The second-generation (2009-'15) Honda Pilot debuted for the 2009 model year and represented a huge change from the vehicle it replaced. There was more usable interior space and Honda's latest selection of features and interior controls, but in terms of character it was more trucklike. This generation spent its first three years essentially unchanged, though it should be noted that we find the '09-'11 Pilots hard to recommend because of their disappointing braking performance, so-so fuel economy and confusing layout of dashboard controls. With that in mind, we suggest buyers looking at this second-generation Pilot concentrate on the 2012 through 2015 models.
The first-generation (2003-'08) Pilot was introduced for the 2003 model year, making this Honda one of the first midsize crossover SUVs available with a third-row seat. A 240-hp 3.5-liter V6, matched to a five-speed automatic transmission, was the only available power source. From 2003-'05, all Pilots sold had all-wheel drive; a front-wheel-drive version was offered starting in 2006..
Honda originally offered the Pilot in three trim levels: LX, EX and EX-L. The Pilot LX came with a respectable collection of convenience features, while the EX added upgrades including a power driver seat and automatic climate control. The EX-L had leather seating and could be ordered with an optional navigation system or a rear-seat entertainment system. Alas, the nav and entertainment systems couldn't be ordered together.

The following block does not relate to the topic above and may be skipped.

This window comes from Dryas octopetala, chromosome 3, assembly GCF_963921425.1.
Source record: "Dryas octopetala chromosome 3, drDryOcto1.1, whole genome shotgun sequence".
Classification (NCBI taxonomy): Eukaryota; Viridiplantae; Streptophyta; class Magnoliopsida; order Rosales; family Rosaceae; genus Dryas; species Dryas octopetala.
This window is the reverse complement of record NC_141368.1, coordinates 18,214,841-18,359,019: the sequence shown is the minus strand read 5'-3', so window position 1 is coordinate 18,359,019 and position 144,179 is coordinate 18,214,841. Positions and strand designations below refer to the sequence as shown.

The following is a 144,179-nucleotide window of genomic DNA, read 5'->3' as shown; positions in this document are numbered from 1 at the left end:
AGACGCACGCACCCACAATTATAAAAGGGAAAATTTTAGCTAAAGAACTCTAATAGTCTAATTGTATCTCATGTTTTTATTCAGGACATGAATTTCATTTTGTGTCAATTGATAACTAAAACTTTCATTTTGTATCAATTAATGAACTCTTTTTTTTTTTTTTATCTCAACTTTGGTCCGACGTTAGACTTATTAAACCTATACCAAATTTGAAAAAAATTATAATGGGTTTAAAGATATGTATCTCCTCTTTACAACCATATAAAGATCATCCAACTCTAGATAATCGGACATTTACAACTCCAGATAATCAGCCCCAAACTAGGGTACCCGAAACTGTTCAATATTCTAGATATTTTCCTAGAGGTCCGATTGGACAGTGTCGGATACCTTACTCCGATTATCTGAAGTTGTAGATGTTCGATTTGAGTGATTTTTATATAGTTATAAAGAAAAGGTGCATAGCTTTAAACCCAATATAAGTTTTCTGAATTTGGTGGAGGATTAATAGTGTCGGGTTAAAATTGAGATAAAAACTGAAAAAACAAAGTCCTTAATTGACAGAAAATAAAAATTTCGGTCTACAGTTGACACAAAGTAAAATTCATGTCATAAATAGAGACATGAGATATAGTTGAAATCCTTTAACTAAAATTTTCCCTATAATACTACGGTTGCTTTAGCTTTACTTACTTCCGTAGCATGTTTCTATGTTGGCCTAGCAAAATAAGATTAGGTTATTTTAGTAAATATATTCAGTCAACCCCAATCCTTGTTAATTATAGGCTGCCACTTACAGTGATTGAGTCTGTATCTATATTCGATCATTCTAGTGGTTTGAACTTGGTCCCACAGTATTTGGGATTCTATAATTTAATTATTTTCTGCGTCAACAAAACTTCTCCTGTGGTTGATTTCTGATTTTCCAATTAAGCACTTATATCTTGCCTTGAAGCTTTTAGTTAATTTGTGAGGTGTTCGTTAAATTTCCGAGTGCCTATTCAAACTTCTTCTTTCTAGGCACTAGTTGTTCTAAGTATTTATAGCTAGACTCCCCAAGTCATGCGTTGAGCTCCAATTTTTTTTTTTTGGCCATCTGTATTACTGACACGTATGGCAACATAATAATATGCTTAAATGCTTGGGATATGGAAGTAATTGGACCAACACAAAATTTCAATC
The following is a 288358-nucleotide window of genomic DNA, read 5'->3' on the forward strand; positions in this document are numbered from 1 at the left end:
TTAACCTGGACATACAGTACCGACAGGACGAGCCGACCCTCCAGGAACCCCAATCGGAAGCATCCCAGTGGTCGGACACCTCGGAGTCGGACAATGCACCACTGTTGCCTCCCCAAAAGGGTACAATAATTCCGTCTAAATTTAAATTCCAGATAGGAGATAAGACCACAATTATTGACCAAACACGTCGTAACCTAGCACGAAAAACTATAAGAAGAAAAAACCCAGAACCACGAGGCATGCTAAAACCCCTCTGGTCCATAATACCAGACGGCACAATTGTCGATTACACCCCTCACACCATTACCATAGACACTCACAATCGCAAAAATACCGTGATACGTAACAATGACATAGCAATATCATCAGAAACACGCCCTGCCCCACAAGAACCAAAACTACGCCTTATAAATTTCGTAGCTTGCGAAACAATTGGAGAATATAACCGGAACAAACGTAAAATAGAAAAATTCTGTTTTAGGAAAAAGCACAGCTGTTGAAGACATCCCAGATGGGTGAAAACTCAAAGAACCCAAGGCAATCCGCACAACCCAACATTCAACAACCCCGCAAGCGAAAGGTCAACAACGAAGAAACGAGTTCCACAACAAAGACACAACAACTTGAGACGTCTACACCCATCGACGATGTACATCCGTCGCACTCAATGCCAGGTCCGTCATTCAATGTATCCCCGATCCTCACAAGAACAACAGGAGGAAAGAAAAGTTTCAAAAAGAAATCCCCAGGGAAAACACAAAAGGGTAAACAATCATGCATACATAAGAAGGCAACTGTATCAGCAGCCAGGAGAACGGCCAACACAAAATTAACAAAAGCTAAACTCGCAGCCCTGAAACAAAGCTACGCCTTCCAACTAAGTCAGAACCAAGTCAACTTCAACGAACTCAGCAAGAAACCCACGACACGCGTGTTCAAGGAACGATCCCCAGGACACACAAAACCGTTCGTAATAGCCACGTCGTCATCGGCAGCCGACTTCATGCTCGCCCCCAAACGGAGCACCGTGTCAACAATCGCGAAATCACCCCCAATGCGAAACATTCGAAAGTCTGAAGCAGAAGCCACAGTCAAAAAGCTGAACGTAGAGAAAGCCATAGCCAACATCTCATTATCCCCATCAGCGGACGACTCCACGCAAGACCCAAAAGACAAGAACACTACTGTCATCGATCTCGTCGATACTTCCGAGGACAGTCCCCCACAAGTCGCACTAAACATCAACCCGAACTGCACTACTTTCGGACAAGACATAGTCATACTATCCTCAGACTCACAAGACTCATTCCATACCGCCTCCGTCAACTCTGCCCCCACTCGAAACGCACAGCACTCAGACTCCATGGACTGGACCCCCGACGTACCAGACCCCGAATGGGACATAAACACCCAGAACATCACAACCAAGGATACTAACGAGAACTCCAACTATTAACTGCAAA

Changes for this generation Pilot were minor, though some important safety features became more readily available as the years went on. For 2005, the V6 was revised, and horsepower increased to 255. This was also the year that stability control became available, but only on the EX-L.
In 2006, some minor changes were made to the Honda Pilot's exterior design. The adoption of revised engine certification procedures also saw this model year's horsepower rating dropped to 244, but performance was unaffected. ABS and front-seat side airbags were always standard on Honda's midsize SUV, but 2006 models gained a three-row side curtain airbag system with a rollover sensor. Honda also made stability control standard on all Pilots for this model year. For the final model year, the LX trim was replaced by the Value Package, and a new SE trim debuted that slotted above the EX and added a sunroof and DVD player.
In reviews, we found the original Honda Pilot to offer good handling and a smooth ride for a midsize SUV. We also enjoyed its well-organized instrumentation and the quality of interior materials — both hallmarks of Honda. Although seating accommodated seven to eight passengers, we considered the third row uncomfortable for adults. Cargo capacity, on the other hand, was always sufficient to handle what most families required.